The Supreme Court does not usually take into account new facts once the appellate court has ruled on a matter. However, in its 6 March 2009 decision in Boston Scientific v. Medinol, the Supreme Court allowed new facts to be introduced and took the opportunity to do away with a doctrine on the partial validity of patents which has come under substantial criticism for not conforming to the European Patent Convention.
Scimed Life Systems (now Boston Scientific Scimed) sued Medinol on the basis of its European patent EP 0 591 199 (also referred to as the "Keith patent") for a balloon catheter with distal guidewire lumen.
In the first instance, the Keith patent was invalidated for obviousness.
On appeal, Boston Scientific changed its position and argued that a particular combination of three elements constituted a novel and inventive step, while in the first instance it had argued that the inventiveness of the Keith patent lay in the inclusion of a semi-rigid centre portion in the catheter (which has a flexible tube-in-tube distal part and a rigid metal proximal part). In support of its position, Boston Scientific proposed including limitations in the main claim.
The court of appeal upheld the lower court's ruling (i.e. that the patent was invalid) but took a different approach. The appellate court held that the particular combination of three features which Boston Scientific regarded as inventive did not have a single inventive concept ("unity") and thus constituted separate inventions. The court of appeal went on to state - although its reasoning on this point is rather unclear - that part of the alleged invention would form part of a divisional application and therefore the patentee was effectively trying to reintroduce subject matter it had abandoned in the context of the patent application at issue.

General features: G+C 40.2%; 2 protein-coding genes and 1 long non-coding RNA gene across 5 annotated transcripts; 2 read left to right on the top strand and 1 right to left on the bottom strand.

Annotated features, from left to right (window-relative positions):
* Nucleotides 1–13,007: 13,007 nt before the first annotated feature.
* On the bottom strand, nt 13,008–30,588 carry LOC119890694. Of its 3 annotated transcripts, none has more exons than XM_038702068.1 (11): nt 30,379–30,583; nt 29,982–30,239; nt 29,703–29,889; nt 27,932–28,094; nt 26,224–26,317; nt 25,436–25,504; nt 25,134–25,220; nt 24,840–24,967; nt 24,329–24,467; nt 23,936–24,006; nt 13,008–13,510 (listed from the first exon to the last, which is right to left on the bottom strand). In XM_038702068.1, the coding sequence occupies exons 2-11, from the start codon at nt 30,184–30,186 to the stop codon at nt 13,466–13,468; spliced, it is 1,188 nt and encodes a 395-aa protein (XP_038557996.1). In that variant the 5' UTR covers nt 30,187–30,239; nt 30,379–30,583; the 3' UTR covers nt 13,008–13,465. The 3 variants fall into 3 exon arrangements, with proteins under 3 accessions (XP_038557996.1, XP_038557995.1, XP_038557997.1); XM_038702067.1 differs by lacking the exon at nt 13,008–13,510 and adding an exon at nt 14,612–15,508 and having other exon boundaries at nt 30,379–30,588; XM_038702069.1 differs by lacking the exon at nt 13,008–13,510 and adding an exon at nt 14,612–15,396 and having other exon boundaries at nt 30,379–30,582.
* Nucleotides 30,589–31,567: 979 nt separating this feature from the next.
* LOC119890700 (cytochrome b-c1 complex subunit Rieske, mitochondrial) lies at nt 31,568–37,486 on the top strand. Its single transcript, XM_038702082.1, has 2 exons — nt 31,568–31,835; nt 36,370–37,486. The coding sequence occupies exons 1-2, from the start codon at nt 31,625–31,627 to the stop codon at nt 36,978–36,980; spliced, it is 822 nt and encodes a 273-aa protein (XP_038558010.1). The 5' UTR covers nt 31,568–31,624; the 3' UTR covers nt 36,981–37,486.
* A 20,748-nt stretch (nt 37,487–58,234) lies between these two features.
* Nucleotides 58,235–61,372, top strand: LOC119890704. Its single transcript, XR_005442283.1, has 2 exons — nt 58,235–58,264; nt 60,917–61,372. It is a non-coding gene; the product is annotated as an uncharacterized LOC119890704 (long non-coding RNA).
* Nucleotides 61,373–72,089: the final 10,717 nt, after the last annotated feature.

The Supreme Court rightly overturned this portion of the decision as lack of unity is not a ground for invalidating a patent. The Court held that, without further explanation by the court of appeal, it was (a) unclear how an alleged lack of unity relates to the claimed invalidity and (b) it was unclear why a skilled person would not independently conclude that the Keith patent should have been granted in the amended form proposed in the proceedings.
With respect to the second point, the Supreme Court referred to its Spiro/Flamco decision on partial validity, in which it held that an amended claim is only allowed if a skilled person could independently conclude that the patent could only have been awarded in a certain manner, which may be directly derived from the patent description. This test was generally perceived to be stricter than the criteria in Article 123(2) and (3) EPC, i.e. extension of the subject matter or post-grant broadening of the scope of protection.
After the court of appeal rendered its decision, Boston Scientific used the EPO's central limitation procedure provided for in the revised EPC and changed the Keith patent’s claims. The Supreme Court held that this fact should be taken into account and that the case should thus be remanded to the appellate court for further review. The Supreme Court also held that for this further review, its former doctrine on partial validity no longer applies and only the EPC criteria should be applied. The risk of invalidation of an entire patent in the Netherlands is now somewhat reduced (especially if the patentee prepares a limitation proposal, where appropriate), and the Netherlands is now even more aligned with the other key patent-litigation jurisdictions in Europe.